When Waynesburg mayor, Brian Tanner, heard Ferris Bueller’s Revenge play during the Pittsburgh Penguins’ ’80s Theme Night at PPG Paints Arena in Pittsburgh, he liked what he heard so much he suggested to Athena Bowman, Rain Day special events coordinator, that she book the band for Waynesburg’s annual July 29 celebration.
With his suggestion, the mayor made Bowman’s job just a little easier. After listening to the band on the Internet, she invited them in as the Rain Day headliner.
Starting in December each year, Bowman begins researching bands in the area for inclusion in the Rain Day spectrum of live entertainment, always trying for a mix of musical genres. Some she hears at area clubs in the Pittsburgh and Morgantown areas. Others she researches on the Internet, listening to them on YouTube and Facebook.
Working with a budget of under $10,000, which usually includes $2,500 for the main stage headliner, she also considers bands that contact her about a Rain Day performance and send her their CDs.
“This year, we’ll have two Rain Day stages — one on the courthouse steps, another on the lawn by the First National Bank,” she said. “I’ve heard Ferris Bueller’s Revenge, our headline band, on Facebook and am very excited to hear them live on Rain Day.”
Shawn Maudhuit, who plays guitar and sings vocals for Ferris Bueller’s Revenge, said the band formed 18 years ago, but took two years to find just the right combination of musicians. When searching for a name that fits their ’80s repertoire, he said he wanted something different and unique. He considered titles of popular films from the ’80s.
Ferris Bueller’s Revenge struck a chord because it pays tribute to an iconic film of the era and connotes the greatest hits from that decade — everything from Rick Springfield and Bon Jovi to George Michael and Poison.
“We’re a six member band from Pittsburgh that plays mostly ’80s hits like ‘Jessie’s Girl,’ ‘Footloose’ and ‘Whip It,’” Maudhuit said. “But sometimes we throw in something new or something older, but it’s still inspired by ’80s.”
Past performance venues include the Meadows Casino in Washington and the Rivers Casino in Pittsburgh as well as Jergel’s Rhythm Grill in Warrendale. The band will perform in Waynesburg for the first time on the Rain Day main stage from 7:30 to 9:30 p.m.
For a preview look, check out the band’s videos on Facebook and YouTube. If you miss their Rain Day gig or want to hear them again, they’ll be at the Meadows Casino in Washington the evening of November 17.
The Rain Day musical lineup will kickoff at noon on the main stage with His Royal Blood, a six member Southern Gospel group from Mt. Morris with “hints of old ’70s rock, music of today and contemporary Christian music.”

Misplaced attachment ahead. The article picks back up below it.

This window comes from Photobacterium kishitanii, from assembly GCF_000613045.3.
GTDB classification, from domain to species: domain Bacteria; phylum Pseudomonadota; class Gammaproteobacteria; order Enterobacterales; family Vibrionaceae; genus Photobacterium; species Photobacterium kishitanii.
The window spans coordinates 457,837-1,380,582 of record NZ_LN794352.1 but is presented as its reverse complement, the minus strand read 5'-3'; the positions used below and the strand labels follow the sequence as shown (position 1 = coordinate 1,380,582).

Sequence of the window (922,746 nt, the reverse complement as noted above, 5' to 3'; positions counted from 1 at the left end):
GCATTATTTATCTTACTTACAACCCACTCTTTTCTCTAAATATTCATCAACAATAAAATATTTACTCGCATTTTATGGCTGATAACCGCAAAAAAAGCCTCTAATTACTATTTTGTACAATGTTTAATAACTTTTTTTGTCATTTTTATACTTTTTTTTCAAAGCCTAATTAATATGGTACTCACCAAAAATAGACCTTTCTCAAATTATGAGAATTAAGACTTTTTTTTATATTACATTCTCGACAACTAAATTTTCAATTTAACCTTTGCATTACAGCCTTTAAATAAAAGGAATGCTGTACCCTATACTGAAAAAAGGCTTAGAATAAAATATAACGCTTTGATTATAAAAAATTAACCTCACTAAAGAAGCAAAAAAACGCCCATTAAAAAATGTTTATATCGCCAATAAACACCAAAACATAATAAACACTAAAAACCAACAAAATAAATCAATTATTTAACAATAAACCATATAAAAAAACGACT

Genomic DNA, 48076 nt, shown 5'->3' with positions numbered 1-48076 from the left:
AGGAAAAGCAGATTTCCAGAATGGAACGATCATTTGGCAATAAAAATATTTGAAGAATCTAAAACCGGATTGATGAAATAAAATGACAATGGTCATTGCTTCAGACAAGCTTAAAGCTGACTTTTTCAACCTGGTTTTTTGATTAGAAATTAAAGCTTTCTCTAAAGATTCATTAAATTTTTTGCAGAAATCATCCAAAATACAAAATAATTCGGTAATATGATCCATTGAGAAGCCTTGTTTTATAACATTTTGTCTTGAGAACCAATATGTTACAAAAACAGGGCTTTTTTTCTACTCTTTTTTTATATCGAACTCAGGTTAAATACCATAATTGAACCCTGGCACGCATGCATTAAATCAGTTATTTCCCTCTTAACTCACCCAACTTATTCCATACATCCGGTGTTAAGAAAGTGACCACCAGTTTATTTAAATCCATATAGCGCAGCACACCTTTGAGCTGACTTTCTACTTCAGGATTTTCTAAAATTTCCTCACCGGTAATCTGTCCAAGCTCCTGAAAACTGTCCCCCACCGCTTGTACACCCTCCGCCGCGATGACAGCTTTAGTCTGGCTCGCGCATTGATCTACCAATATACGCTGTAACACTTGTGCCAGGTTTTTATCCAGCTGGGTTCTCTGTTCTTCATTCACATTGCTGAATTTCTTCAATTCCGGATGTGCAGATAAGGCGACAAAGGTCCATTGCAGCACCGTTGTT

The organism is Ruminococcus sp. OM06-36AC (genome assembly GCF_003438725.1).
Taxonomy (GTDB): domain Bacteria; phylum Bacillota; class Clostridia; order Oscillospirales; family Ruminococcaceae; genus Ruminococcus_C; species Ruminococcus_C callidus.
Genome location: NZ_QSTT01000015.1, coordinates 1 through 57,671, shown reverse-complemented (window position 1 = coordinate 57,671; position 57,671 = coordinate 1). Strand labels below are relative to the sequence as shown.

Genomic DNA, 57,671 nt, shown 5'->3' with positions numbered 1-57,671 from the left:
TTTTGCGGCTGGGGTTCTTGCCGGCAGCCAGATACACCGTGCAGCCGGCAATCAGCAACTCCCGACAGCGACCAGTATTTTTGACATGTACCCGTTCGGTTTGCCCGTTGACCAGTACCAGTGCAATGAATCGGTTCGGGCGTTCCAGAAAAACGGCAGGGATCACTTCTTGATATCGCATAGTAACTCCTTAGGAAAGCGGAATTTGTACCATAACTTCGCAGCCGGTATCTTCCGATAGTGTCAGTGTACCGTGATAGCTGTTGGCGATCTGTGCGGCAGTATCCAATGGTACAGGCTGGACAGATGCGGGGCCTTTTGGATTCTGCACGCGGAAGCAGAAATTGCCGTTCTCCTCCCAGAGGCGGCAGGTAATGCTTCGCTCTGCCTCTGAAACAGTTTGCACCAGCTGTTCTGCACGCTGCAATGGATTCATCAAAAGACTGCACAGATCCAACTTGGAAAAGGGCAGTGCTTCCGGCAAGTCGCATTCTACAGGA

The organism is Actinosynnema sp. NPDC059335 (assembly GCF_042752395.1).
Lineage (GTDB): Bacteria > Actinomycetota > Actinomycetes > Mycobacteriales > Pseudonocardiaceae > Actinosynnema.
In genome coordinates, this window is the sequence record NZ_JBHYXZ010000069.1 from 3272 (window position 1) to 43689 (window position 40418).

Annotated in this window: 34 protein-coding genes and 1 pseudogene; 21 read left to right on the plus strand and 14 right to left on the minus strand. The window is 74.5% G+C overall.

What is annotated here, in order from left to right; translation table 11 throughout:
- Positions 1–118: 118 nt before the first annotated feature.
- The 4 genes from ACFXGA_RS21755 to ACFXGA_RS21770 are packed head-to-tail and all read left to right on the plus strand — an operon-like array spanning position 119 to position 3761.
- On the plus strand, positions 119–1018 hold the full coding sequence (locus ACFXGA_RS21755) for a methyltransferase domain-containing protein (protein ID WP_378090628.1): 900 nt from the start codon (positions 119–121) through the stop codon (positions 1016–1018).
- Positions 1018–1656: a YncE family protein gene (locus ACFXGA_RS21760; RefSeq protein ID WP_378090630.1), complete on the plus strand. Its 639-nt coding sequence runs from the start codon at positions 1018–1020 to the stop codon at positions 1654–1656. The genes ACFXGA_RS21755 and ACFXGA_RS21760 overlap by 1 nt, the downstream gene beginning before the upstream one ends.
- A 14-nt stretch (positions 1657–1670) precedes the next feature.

“We’ve been performing for five years now at churches, festivals, fairs and private parties,” said Candy Mayle, vocalist and lead guitarist. “We play just about everywhere because we love what we do.”
The band plays both songs composed by other artists as well by Roger Lemley, the band’s acoustic guitarist. Their album CD “Mountain “ was released two years ago and the single, titled “Sometimes It Takes a Mountain” is #5 on Praise Radio. To preview their music, go to YouTube.
Helping Bowman with the band selections, Lucien Schroyer, owner of LPS Guitars in Waynesburg, will perform on the second stage at 6 p.m. with Rodney Parson, a 2018 grad of West Greene High School.
“Rodney’s been a student of mine since he was 11,” Schroyer said. “He’s now 19, and his abilities have grown enormously over the years. He seems to have a natural instinct for music.”
The duo will perform a mix of genres - country, folk rock and even a bit of opera.
“We’ll take current rock music and add connotations of opera which makes the songs ethereal,” Schroyer said.
To open the second stage, Schroyer is bringing in Good for Friday, a country, classic acoustic rock band from Washington he heard on recordings. The band will perform starting at 3:30 p.m.
On the main stage starting at 1:30 p.m. three of Schroyer’s students will perform solos with him providing the accompaniment. Lexie VanDyne (guitar and vocals), Cassidy Chambers (vocals) and Courtney Ross (vocals) all hail from West Greene.
“These students are all young adults working so hard to be the best they can be,” Schroyer said. “They are all so good they could be playing professionally.”
Throughout the day, more than a dozen bands and soloists will perform on both stages. Additional performers include strolling juggler, Howard Mincone, and a balloon artist from JMS Balloon Art who will be making designs from balloons on the courthouse lawn from 1 to 4 p.m.